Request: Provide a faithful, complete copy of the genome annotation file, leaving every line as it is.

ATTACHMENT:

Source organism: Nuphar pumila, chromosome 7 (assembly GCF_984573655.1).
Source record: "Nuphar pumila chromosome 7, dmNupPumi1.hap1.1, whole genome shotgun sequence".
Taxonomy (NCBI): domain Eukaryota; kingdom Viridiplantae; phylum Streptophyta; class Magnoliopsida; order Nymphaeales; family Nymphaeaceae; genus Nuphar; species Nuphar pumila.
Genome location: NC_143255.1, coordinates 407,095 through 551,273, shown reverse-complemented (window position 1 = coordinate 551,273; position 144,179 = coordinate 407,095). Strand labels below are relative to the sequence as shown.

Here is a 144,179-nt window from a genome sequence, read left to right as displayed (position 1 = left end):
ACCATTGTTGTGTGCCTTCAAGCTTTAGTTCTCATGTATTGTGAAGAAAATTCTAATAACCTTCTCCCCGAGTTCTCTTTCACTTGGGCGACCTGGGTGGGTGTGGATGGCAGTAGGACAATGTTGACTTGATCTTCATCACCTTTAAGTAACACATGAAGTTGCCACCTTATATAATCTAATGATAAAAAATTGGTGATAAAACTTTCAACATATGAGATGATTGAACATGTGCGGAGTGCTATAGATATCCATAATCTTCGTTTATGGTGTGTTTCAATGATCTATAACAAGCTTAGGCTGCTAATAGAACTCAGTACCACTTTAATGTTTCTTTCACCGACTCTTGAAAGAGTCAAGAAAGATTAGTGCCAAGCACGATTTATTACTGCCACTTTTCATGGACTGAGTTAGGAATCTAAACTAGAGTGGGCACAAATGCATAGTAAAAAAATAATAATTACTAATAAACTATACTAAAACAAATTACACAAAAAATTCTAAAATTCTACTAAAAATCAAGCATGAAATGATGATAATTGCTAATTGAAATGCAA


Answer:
Source organism: Nuphar pumila, chromosome 7 (assembly GCF_984573655.1).
Source record: "Nuphar pumila chromosome 7, dmNupPumi1.hap1.1, whole genome shotgun sequence".
Taxonomy (NCBI): domain Eukaryota; kingdom Viridiplantae; phylum Streptophyta; class Magnoliopsida; order Nymphaeales; family Nymphaeaceae; genus Nuphar; species Nuphar pumila.
Genome location: NC_143255.1, coordinates 407,095 through 551,273, shown reverse-complemented (window position 1 = coordinate 551,273; position 144,179 = coordinate 407,095). Strand labels below are relative to the sequence as shown.

Here is a 144,179-nt window from a genome sequence, read left to right as displayed (position 1 = left end):
ACCATTGTTGTGTGCCTTCAAGCTTTAGTTCTCATGTATTGTGAAGAAAATTCTAATAACCTTCTCCCCGAGTTCTCTTTCACTTGGGCGACCTGGGTGGGTGTGGATGGCAGTAGGACAATGTTGACTTGATCTTCATCACCTTTAAGTAACACATGAAGTTGCCACCTTATATAATCTAATGATAAAAAATTGGTGATAAAACTTTCAACATATGAGATGATTGAACATGTGCGGAGTGCTATAGATATCCATAATCTTCGTTTATGGTGTGTTTCAATGATCTATAACAAGCTTAGGCTGCTAATAGAACTCAGTACCACTTTAATGTTTCTTTCACCGACTCTTGAAAGAGTCAAGAAAGATTAGTGCCAAGCACGATTTATTACTGCCACTTTTCATGGACTGAGTTAGGAATCTAAACTAGAGTGGGCACAAATGCATAGTAAAAAAATAATAATTACTAATAAACTATACTAAAACAAATTACACAAAAAATTCTAAAATTCTACTAAAAATCAAGCATGAAATGATGATAATTGCTAATTGAAATGCAA